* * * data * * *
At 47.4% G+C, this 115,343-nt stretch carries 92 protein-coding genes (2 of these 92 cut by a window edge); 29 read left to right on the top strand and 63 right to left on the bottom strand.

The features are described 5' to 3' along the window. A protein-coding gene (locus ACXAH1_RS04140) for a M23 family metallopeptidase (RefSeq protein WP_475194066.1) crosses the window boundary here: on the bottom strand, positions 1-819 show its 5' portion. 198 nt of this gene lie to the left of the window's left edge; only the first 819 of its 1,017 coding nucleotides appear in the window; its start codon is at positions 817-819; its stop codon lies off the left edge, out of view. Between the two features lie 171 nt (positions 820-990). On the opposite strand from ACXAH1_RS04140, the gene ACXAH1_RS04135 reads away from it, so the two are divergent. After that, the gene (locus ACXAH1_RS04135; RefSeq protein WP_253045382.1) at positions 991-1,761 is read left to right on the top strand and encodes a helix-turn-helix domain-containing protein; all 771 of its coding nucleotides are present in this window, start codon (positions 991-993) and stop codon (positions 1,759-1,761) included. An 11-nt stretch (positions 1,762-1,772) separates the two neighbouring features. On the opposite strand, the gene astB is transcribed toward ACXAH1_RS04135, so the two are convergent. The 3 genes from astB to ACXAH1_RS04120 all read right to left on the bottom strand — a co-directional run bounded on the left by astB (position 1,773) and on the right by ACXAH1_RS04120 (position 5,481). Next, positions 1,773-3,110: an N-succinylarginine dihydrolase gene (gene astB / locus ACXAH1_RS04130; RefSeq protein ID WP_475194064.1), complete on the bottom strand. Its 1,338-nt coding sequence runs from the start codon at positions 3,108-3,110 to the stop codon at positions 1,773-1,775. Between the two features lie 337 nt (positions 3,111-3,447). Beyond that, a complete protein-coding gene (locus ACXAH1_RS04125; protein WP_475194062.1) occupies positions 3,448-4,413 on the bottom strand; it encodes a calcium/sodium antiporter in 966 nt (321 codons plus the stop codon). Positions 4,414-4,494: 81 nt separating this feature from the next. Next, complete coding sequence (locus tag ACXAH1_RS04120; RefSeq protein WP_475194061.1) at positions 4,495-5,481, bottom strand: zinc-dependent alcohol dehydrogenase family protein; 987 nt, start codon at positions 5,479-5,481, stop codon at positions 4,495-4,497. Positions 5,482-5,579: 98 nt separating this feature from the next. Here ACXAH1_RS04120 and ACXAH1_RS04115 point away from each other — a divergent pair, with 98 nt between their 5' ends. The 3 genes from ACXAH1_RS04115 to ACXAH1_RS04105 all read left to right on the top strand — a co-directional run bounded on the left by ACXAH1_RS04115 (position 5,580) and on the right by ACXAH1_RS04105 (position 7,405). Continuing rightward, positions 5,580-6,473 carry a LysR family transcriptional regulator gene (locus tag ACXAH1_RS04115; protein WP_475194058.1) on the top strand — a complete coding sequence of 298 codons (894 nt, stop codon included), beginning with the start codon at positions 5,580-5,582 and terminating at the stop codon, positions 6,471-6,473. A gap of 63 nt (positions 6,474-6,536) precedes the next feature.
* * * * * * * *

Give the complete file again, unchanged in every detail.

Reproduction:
At 47.4% G+C, this 115,343-nt stretch carries 92 protein-coding genes (2 of these 92 cut by a window edge); 29 read left to right on the top strand and 63 right to left on the bottom strand.

The features are described 5' to 3' along the window. A protein-coding gene (locus ACXAH1_RS04140) for a M23 family metallopeptidase (RefSeq protein WP_475194066.1) crosses the window boundary here: on the bottom strand, positions 1-819 show its 5' portion. 198 nt of this gene lie to the left of the window's left edge; only the first 819 of its 1,017 coding nucleotides appear in the window; its start codon is at positions 817-819; its stop codon lies off the left edge, out of view. Between the two features lie 171 nt (positions 820-990). On the opposite strand from ACXAH1_RS04140, the gene ACXAH1_RS04135 reads away from it, so the two are divergent. After that, the gene (locus ACXAH1_RS04135; RefSeq protein WP_253045382.1) at positions 991-1,761 is read left to right on the top strand and encodes a helix-turn-helix domain-containing protein; all 771 of its coding nucleotides are present in this window, start codon (positions 991-993) and stop codon (positions 1,759-1,761) included. An 11-nt stretch (positions 1,762-1,772) separates the two neighbouring features. On the opposite strand, the gene astB is transcribed toward ACXAH1_RS04135, so the two are convergent. The 3 genes from astB to ACXAH1_RS04120 all read right to left on the bottom strand — a co-directional run bounded on the left by astB (position 1,773) and on the right by ACXAH1_RS04120 (position 5,481). Next, positions 1,773-3,110: an N-succinylarginine dihydrolase gene (gene astB / locus ACXAH1_RS04130; RefSeq protein ID WP_475194064.1), complete on the bottom strand. Its 1,338-nt coding sequence runs from the start codon at positions 3,108-3,110 to the stop codon at positions 1,773-1,775. Between the two features lie 337 nt (positions 3,111-3,447). Beyond that, a complete protein-coding gene (locus ACXAH1_RS04125; protein WP_475194062.1) occupies positions 3,448-4,413 on the bottom strand; it encodes a calcium/sodium antiporter in 966 nt (321 codons plus the stop codon). Positions 4,414-4,494: 81 nt separating this feature from the next. Next, complete coding sequence (locus tag ACXAH1_RS04120; RefSeq protein WP_475194061.1) at positions 4,495-5,481, bottom strand: zinc-dependent alcohol dehydrogenase family protein; 987 nt, start codon at positions 5,479-5,481, stop codon at positions 4,495-4,497. Positions 5,482-5,579: 98 nt separating this feature from the next. Here ACXAH1_RS04120 and ACXAH1_RS04115 point away from each other — a divergent pair, with 98 nt between their 5' ends. The 3 genes from ACXAH1_RS04115 to ACXAH1_RS04105 all read left to right on the top strand — a co-directional run bounded on the left by ACXAH1_RS04115 (position 5,580) and on the right by ACXAH1_RS04105 (position 7,405). Continuing rightward, positions 5,580-6,473 carry a LysR family transcriptional regulator gene (locus tag ACXAH1_RS04115; protein WP_475194058.1) on the top strand — a complete coding sequence of 298 codons (894 nt, stop codon included), beginning with the start codon at positions 5,580-5,582 and terminating at the stop codon, positions 6,471-6,473. A gap of 63 nt (positions 6,474-6,536) precedes the next feature.